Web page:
Economic impact of the Internet – 4.7% in the United States


I am often asked about the value of the Internet – so I was pleased to see the results of a recent study by the Boston Consulting Group. They study the economic impacts of the Internet in G-20 countries. Some quick facts from the report make the case quickly:

  • Across the G-20, it [the Internet economy] already amounted to 4.1 percent of GDP, or $2.3 trillion
  • The Internet accounted for $684 billion, or 4.7% of all U.S. economic activity in 2010
  • Social networks reach about 80 percent of users in developed and developing economies alike. Mobile devices—smartphones and tablets—will account for four out of five broadband connections by 2016.
  • The Internet economy in the developed markets of the G-20 will grow at an annual rate of 8 percent over the next five years, far outpacing just about every traditional economic sector, producing both wealth and jobs.
  • Retail represents almost one-third of total GDP in the G-20, and online retail contributes a significant and increasing share in many countries.
  • In retail alone, G-20 consumers researched online and then purchased offline (ROPO) more than $1.3 trillion in goods in 2010—the equivalent of about 7.8 percent of consumer spending, or more than $900 per connected consumer.

These are compelling reasons for any community or business to consider their use of the Internet. The report seems to give ingredients, if not a recipe for growth too…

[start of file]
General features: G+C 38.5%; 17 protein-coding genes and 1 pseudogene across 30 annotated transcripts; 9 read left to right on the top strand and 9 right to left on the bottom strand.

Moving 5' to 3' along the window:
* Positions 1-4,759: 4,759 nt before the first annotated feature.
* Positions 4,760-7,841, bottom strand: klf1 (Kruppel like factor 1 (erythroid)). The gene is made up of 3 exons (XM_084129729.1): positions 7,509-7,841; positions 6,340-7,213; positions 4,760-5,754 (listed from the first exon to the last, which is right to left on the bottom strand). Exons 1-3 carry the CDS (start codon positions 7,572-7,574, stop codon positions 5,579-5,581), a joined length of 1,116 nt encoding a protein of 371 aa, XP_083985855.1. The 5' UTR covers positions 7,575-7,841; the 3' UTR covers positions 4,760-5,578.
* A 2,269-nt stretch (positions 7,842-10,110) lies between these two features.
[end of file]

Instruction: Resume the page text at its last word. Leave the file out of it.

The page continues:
The growth is being fueled in large part by two factors: more users and faster, more ubiquitous access.

That seems to indicate that ubiquitous, faster connectivity will lead to increased economic growth. Hmm. More fuel to the fire of reaching remote areas with broadband and reaching users who have not yet shown an interest in the Internet. An interesting and related statistic is the perceived value of the Internet. Connected Americans perceive the Internet to be worth about $3,000 a year. It would be interesting to get a line item budget to see how people came up with that number – because it would be interesting to share that with folks who are not online despite its availability.

The report also makes a business case for businesses, especially small businesses, who have been dragging their feet when it comes to getting online. They classify businesses into four categories:

  • High-web
  • Medium-web
  • Low-web
  • No-web

Many U.S. SMEs have integrated the Internet into their businesses. They are much more aggressive online than low-Web companies, particularly in activities such as search engine optimization, social networking, buying from and paying suppliers. They are even managing their business finances and recruiting staff online.

In many developed and developing markets, high-Web companies are twice as likely as their low- or no-Web counterparts to have a national and international customer base, as opposed to selling only locally. In the U.S., high- and medium-Web businesses expect to grow by 17 percent over the next three years, compared with 12 percent for low- and no-Web companies.

High- and medium-Web SMEs generate more jobs. In Germany, 93 percent of high-Web and 82 percent of medium-Web companies increased employment over the past three years, compared with only 50 percent of the no-Web firms. Japan experienced similar results. In South Korea, employment increased at 94 percent of high-Web SMEs and at 60 percent of no-Web companies.

Again – very compelling. It’s nice to have the numbers to help make the case. Now I’d have to think about whether the Internet was worth giving up chocolate – but apparently 77 percent of American Internet users feel it is. (Luckily I think that was a theoretical question!)